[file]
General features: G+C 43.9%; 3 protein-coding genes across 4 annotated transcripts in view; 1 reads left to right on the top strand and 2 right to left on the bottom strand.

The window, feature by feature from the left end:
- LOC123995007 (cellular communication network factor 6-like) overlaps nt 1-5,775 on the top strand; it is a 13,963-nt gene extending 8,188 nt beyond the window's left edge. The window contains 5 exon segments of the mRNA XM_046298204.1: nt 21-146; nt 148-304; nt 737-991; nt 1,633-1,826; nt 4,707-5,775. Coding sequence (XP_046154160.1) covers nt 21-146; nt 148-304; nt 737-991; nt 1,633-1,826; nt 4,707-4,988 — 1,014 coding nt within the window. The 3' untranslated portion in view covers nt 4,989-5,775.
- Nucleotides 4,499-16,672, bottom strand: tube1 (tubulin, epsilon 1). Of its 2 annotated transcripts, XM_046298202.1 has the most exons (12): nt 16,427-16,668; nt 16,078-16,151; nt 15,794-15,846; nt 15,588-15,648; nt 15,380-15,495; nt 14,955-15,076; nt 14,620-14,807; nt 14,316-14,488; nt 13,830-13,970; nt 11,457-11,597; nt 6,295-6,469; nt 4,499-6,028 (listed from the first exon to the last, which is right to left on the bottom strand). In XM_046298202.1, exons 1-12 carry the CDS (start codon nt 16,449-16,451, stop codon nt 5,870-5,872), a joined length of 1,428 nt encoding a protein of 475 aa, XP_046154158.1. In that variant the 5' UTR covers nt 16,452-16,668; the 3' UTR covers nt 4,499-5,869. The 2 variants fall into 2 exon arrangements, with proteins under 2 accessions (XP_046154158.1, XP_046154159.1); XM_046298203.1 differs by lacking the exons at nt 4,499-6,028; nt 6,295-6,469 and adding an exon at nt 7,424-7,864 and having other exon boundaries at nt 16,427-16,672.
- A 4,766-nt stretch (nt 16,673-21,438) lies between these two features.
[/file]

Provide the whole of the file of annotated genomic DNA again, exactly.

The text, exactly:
General features: G+C 43.9%; 3 protein-coding genes across 4 annotated transcripts in view; 1 reads left to right on the top strand and 2 right to left on the bottom strand.

The window, feature by feature from the left end:
- LOC123995007 (cellular communication network factor 6-like) overlaps nt 1-5,775 on the top strand; it is a 13,963-nt gene extending 8,188 nt beyond the window's left edge. The window contains 5 exon segments of the mRNA XM_046298204.1: nt 21-146; nt 148-304; nt 737-991; nt 1,633-1,826; nt 4,707-5,775. Coding sequence (XP_046154160.1) covers nt 21-146; nt 148-304; nt 737-991; nt 1,633-1,826; nt 4,707-4,988 — 1,014 coding nt within the window. The 3' untranslated portion in view covers nt 4,989-5,775.
- Nucleotides 4,499-16,672, bottom strand: tube1 (tubulin, epsilon 1). Of its 2 annotated transcripts, XM_046298202.1 has the most exons (12): nt 16,427-16,668; nt 16,078-16,151; nt 15,794-15,846; nt 15,588-15,648; nt 15,380-15,495; nt 14,955-15,076; nt 14,620-14,807; nt 14,316-14,488; nt 13,830-13,970; nt 11,457-11,597; nt 6,295-6,469; nt 4,499-6,028 (listed from the first exon to the last, which is right to left on the bottom strand). In XM_046298202.1, exons 1-12 carry the CDS (start codon nt 16,449-16,451, stop codon nt 5,870-5,872), a joined length of 1,428 nt encoding a protein of 475 aa, XP_046154158.1. In that variant the 5' UTR covers nt 16,452-16,668; the 3' UTR covers nt 4,499-5,869. The 2 variants fall into 2 exon arrangements, with proteins under 2 accessions (XP_046154158.1, XP_046154159.1); XM_046298203.1 differs by lacking the exons at nt 4,499-6,028; nt 6,295-6,469 and adding an exon at nt 7,424-7,864 and having other exon boundaries at nt 16,427-16,672.
- A 4,766-nt stretch (nt 16,673-21,438) lies between these two features.